abound about prospect generators selling their drilling prospects
either directly or indirectly because of exposure at a prospect
expo. The time frame varies from soon after the show to long after.
few, however, have the heady experience of hanging a "Sold" sign
across their exhibit while the expo is still going strong.
in Corpus Christi, Texas, became a member of this relatively elite
group at APPEX 2003 in Houston when it sold its DeWitt County prospect
on the spot.
is a study in creative planning to make a prospect user-friendly
for potential buyers.
heard about APPEX and had the perception there were more serious
lookers there," said Mike Lucente, exploration manager at LMP. "We
thought it was just as important as NAPE, where we have exhibited
successfully, and decided we needed to expose ourselves to it.
came up in time for us to show at APPEX last year, and we had huge
exposure and a lot of interest," Lucente said. "We showed it to
two dozen people, easily."
the prospect in the best detail possible, the LMP team brought along
a laptop computer with the project loaded in with all the seismic
— all the main parts of the prospect were there for the viewing.
Interested parties could spend time studying the data on the laptop
to determine if they were interested, negating the need to travel
to LMP's Corpus Christi office.
went on and on about how they could address so many issues by being
able to see the seismic data there instead of having to wonder,"
Lucente said. "They loved it."
Production perhaps loved it the most, committing to the lion's share
of the deal on Day Two of the APPEX confab.
looked at the prospect and asked if their geophysicist could have
a go at it," Lucente said. "After an hour, he and his people huddled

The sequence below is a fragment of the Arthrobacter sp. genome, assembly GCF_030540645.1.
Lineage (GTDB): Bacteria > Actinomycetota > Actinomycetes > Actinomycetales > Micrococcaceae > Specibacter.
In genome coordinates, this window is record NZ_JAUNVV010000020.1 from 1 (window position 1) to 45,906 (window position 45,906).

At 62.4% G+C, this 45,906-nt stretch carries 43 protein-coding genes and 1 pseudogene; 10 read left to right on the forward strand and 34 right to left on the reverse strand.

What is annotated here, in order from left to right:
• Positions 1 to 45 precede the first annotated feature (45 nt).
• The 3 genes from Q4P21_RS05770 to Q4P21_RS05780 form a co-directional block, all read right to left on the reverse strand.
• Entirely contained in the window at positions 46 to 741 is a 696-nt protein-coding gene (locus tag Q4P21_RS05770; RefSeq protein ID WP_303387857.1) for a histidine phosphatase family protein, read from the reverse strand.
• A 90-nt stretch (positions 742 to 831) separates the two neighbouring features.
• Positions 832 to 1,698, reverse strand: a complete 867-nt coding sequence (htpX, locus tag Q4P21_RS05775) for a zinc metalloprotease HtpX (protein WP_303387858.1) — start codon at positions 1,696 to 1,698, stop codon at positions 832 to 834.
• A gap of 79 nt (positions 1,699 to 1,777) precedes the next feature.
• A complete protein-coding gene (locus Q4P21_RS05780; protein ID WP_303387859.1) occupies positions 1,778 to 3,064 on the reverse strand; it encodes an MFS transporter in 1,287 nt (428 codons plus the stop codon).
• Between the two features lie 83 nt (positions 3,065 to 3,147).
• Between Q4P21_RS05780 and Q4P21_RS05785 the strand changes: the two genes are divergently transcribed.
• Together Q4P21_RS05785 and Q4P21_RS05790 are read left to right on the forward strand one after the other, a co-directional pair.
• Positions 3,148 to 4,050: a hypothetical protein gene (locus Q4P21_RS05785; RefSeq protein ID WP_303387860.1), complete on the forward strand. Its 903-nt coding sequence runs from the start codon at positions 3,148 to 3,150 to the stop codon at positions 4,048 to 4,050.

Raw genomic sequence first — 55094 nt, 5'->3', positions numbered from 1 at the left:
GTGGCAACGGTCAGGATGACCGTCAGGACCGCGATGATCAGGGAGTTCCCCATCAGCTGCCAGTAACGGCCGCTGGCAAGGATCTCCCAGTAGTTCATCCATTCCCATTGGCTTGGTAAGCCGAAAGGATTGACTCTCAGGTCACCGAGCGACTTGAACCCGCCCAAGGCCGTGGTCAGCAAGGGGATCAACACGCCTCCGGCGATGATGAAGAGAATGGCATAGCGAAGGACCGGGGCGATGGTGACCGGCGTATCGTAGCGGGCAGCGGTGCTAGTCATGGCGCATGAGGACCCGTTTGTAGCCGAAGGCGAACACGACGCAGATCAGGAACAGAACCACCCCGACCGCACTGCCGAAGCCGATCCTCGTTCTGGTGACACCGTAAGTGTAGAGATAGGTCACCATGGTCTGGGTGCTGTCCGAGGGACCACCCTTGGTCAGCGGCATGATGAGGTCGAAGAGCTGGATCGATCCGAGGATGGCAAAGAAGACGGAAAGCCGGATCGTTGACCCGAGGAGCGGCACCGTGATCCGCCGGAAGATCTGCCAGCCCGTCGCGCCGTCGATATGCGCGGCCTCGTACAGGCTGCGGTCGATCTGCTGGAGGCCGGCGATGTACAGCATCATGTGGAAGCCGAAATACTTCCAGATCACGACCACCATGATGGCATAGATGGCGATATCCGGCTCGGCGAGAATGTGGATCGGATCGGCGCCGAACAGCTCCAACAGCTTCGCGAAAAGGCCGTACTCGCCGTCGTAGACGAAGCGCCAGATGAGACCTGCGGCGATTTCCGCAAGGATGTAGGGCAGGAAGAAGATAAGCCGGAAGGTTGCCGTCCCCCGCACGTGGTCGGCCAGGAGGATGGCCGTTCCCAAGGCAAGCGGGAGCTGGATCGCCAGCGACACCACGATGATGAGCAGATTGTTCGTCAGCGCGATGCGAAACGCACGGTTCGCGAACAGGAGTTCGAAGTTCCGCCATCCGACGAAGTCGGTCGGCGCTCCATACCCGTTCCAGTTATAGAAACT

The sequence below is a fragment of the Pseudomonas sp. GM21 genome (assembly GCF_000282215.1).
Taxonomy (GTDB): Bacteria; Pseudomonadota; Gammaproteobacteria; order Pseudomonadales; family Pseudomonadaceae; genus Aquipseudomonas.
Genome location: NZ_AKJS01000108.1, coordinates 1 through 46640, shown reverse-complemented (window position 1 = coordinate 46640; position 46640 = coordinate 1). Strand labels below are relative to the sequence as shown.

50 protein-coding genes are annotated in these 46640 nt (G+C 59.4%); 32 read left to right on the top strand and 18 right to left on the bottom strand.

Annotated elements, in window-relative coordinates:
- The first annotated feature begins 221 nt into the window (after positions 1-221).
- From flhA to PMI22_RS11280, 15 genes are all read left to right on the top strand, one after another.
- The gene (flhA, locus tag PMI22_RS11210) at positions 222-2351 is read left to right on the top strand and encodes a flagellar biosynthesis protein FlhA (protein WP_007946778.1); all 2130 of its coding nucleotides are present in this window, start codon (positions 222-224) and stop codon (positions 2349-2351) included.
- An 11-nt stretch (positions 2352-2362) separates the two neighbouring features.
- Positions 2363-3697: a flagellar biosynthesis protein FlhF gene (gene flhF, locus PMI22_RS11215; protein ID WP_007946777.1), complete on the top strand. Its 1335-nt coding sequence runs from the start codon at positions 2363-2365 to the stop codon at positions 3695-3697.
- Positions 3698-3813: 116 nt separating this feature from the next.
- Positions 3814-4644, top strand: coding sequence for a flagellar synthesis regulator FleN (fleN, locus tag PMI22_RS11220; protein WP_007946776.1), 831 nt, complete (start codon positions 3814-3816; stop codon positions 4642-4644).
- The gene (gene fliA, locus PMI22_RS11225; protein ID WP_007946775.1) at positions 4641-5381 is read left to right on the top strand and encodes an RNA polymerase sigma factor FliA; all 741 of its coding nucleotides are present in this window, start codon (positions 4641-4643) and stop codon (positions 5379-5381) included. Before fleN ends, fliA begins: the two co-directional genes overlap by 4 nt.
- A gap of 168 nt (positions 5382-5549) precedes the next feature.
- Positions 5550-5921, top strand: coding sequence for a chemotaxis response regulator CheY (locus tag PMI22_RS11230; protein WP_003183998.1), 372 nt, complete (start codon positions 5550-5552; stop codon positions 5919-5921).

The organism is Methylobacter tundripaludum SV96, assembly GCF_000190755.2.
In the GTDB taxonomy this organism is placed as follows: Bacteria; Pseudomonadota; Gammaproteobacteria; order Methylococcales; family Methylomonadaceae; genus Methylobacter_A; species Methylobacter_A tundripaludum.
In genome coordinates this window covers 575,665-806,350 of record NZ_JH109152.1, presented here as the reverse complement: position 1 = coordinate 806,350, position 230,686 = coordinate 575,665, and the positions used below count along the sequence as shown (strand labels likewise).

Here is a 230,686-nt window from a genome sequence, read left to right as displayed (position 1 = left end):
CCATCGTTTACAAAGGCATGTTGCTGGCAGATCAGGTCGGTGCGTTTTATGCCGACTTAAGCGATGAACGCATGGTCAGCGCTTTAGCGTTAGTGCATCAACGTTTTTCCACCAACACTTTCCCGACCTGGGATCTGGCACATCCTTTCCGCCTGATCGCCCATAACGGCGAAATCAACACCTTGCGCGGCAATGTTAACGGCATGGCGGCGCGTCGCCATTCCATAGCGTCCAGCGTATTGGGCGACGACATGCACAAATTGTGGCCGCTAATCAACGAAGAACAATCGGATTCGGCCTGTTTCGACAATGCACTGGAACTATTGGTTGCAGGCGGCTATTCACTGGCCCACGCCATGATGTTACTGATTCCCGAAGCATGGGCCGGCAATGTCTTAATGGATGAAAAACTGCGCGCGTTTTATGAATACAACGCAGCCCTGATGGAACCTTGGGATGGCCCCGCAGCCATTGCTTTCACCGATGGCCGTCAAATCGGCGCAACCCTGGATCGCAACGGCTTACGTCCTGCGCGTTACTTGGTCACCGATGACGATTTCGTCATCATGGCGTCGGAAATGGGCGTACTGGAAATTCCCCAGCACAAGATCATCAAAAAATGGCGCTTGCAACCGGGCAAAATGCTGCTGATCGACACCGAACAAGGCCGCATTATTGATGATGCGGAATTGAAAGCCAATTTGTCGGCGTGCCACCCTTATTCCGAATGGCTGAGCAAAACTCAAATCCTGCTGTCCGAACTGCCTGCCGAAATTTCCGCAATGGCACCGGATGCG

and then said, 'It's there, we want it.' A piece had been sold a
few hours before that, but they took the rest."
emphasized exhibitors must be cautious about dismantling a prospect
exhibit without a binding letter agreement given the risk that a
verbal offer might well be rescinded later.
case, Neumin was so expressive of their intentions, and the president
came by and assured us they would take it subject to basic due diligence,
like if we really had the leases and such" Lucente said. "So we
shook on it and just trusted them, and all went smooth."
team, which returns to APPEX this year, said the expo lets exhibitors
get a good feel for how others see their prospects. If there is
no interest, one might want to question whether it's a good deal,
if the brochure is adequate, the right bullet points posted, etc.
to NAPE enough and did our homework on APPEX to understand it,"
Lucente said, "and knew what it would take to get the story out,
so we came very prepared.
we got lucky," he said, "but you have to put your best foot forward."
high for the well, which is drilling now, but even a dry hole can
be a success in its own way, according to Lucente.
drill a dry hole, it's not for naught," Lucente noted, "because
you've just got to drill through enough to let the oil field gods
finally work in your favor.
is, if you don't get that bit in the ground, nothing happens," he
said. "Whether a well works or not, you still get the idea tested,
and you can compare it to other prospects."